Thank You, Goodnight
You can outdistance that which is running after you, but not what is running inside you.
It’s later than it seems.
THE VIEW FROM THE DISCOUNT RACK
You don’t need eight words to set someone’s life on fire. One seems like more than enough. But in my case, it was eight.
The cryptic text pinged from Sara’s phone onto mine just as I was taking to the sky. The flight attendants, annoyed at us before we’d even taken off, had just commanded us through harsh smiles to neuter our electronic devices. Concealing my phone beneath a vomit bag, I reread the message.
“Your legacy is hanging in the Tate Modern.”
Instantly irritated, I fired back a pageant of question marks. Sara’s timing meant eight hours of me staring out at the blackness of the North Atlantic, ruminating on this distracting message from my girlfriend instead of the work that awaited me in Dublin. I could never sleep on planes, certainly not while sharing an armrest with some decrepit bag of bones who was either dead or sleeping with one eye open, and now here was something else to keep me awake. When I landed, it would still be the middle of the night back in Philadelphia, which meant more hours of waiting to find out what Sara meant.
My legacy was hanging in the Tate Modern. Jesus fucking Christ.
In my previous line of work, a lifetime ago if not longer, I’d found Dublin to be hospitable, even welcoming of the happy ruckus that always accompanied me. Back then everyone welcomed me. Those were different times. Now I was almost completely someone else. Better rested perhaps, although the mirror in the airplane bathroom reflected otherwise—a miserable ghost, with bags of defeat hanging under my eyes. If I was any whiter I’d have been Mexican folk art.
The labyrinthine highways of life had somehow made a lawyer out of me. I’d never been particularly happy about it. To add insult to injury, for my latest assignment, I’d been dispatched to Ireland to take the deposition of some credit manager for a bank. I didn’t know what that meant other than that over the course of one interminable day, I was to sit in a conference room, a videographer’s microphone clipped to my bourgeois Brooks Brothers tie, and quiz some poor knucklehead about securitized financing transactions that neither he nor I had the vaguest interest in. This required preparation. What I needed to do upon landing was hunker down and immerse myself in loan agreements, guarantees, credit default swaps, a rotting forest of e-mails, and other documents of financial audacity, and then gin up several hours’ worth of questions to hurl at this paper pusher who, as far as I could tell, had committed the unpardonable sin of doing his job.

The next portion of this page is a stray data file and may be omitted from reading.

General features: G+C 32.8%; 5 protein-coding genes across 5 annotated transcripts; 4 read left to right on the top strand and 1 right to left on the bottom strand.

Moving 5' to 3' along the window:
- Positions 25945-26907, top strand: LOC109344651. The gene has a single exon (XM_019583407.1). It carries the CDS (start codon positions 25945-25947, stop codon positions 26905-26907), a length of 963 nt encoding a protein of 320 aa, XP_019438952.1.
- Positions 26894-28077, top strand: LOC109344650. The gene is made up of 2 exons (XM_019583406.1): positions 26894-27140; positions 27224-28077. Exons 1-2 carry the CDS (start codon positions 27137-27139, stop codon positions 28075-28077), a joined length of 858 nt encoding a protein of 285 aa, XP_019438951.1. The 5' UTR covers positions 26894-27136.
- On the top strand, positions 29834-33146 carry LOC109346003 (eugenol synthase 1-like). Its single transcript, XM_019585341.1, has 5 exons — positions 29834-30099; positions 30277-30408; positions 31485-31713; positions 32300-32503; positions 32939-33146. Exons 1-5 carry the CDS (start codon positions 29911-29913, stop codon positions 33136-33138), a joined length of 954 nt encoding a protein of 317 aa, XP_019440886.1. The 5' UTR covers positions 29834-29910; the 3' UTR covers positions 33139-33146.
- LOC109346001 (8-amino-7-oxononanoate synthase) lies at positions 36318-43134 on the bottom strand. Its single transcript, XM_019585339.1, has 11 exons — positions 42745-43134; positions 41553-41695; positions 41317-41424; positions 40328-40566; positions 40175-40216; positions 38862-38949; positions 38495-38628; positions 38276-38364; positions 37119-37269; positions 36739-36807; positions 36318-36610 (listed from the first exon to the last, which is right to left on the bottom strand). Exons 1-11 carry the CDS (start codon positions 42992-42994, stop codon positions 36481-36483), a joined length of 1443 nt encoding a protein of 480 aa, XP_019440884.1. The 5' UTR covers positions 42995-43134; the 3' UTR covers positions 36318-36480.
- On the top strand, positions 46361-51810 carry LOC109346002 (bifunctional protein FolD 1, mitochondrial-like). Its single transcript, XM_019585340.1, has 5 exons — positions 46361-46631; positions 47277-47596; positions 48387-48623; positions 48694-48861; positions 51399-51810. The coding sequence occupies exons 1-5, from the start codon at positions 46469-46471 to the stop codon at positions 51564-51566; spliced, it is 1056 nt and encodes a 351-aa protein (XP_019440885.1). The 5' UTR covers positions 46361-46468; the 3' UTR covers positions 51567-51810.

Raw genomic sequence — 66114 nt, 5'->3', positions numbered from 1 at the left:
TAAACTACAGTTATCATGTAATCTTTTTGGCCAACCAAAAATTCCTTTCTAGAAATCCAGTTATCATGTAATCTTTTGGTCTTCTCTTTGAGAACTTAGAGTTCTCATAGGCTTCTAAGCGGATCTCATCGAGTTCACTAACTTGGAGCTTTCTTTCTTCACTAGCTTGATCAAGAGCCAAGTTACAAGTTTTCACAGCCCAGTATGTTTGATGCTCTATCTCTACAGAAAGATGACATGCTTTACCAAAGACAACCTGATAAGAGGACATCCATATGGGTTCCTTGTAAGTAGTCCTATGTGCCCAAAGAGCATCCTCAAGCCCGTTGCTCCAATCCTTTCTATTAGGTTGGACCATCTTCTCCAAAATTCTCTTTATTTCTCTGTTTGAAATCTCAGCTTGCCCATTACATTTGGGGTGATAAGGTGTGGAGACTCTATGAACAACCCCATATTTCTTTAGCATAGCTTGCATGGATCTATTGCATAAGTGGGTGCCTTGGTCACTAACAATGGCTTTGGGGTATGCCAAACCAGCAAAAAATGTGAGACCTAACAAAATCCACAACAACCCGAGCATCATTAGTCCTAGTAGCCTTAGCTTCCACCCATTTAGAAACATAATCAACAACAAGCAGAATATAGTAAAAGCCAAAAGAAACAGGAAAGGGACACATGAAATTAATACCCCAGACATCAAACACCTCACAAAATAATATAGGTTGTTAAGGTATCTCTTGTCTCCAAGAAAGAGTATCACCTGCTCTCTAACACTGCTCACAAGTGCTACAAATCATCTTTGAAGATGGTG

But here’s the thing: preparing for a deposition is about as exciting as my washer’s rinse cycle. After about a half hour in my hotel room, I slid into a sweater and headed out.
A comfortable chill hung in the Dublin air, fresh and restorative, good weather to lose myself in the dense blocks of timeworn Georgian buildings. I joined the midday flow of bodies coursing through the streets. I ate a salmon sandwich on a bridge arching over the Liffey. I sipped rich, black coffee outside the shops on Grafton Street. I bought Sara a book on Celtic mosaics that, despite being colorful—brightly colored art always feels like it’s trying to meet me halfway, kind of like poetry that rhymes—didn’t move me in the slightest. I waited to call her at just past dawn her time, hoping to catch her en route to her morning workout. “So, about that text,” I told her prerecorded voice. “Call me. The dep isn’t till tomorrow.”
I wandered into the maze of tourists bobbing and weaving through Temple Bar and found myself outside a lively little pub that beckoned me in with the sound of Irish music just beyond its rugged wooden door. Having always considered business to be an incidental component of a business trip, I barely paused before heading in.